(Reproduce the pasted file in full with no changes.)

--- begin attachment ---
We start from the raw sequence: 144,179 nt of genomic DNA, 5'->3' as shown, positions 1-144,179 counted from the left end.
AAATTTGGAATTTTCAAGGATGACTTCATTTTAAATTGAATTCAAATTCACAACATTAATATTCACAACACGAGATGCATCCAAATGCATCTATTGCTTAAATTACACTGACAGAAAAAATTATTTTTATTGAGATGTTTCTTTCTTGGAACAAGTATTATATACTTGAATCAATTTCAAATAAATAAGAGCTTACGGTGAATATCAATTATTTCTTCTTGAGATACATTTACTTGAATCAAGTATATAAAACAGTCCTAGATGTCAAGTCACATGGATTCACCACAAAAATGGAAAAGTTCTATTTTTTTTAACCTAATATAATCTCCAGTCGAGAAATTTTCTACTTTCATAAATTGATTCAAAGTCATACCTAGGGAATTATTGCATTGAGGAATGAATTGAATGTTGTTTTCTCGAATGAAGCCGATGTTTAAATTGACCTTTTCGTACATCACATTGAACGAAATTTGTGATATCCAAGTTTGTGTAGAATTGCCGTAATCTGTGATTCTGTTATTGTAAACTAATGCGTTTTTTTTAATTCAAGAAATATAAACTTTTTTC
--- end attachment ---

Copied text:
We start from the raw sequence: 144,179 nt of genomic DNA, 5'->3' as shown, positions 1-144,179 counted from the left end.
AAATTTGGAATTTTCAAGGATGACTTCATTTTAAATTGAATTCAAATTCACAACATTAATATTCACAACACGAGATGCATCCAAATGCATCTATTGCTTAAATTACACTGACAGAAAAAATTATTTTTATTGAGATGTTTCTTTCTTGGAACAAGTATTATATACTTGAATCAATTTCAAATAAATAAGAGCTTACGGTGAATATCAATTATTTCTTCTTGAGATACATTTACTTGAATCAAGTATATAAAACAGTCCTAGATGTCAAGTCACATGGATTCACCACAAAAATGGAAAAGTTCTATTTTTTTTAACCTAATATAATCTCCAGTCGAGAAATTTTCTACTTTCATAAATTGATTCAAAGTCATACCTAGGGAATTATTGCATTGAGGAATGAATTGAATGTTGTTTTCTCGAATGAAGCCGATGTTTAAATTGACCTTTTCGTACATCACATTGAACGAAATTTGTGATATCCAAGTTTGTGTAGAATTGCCGTAATCTGTGATTCTGTTATTGTAAACTAATGCGTTTTTTTTAATTCAAGAAATATAAACTTTTTTC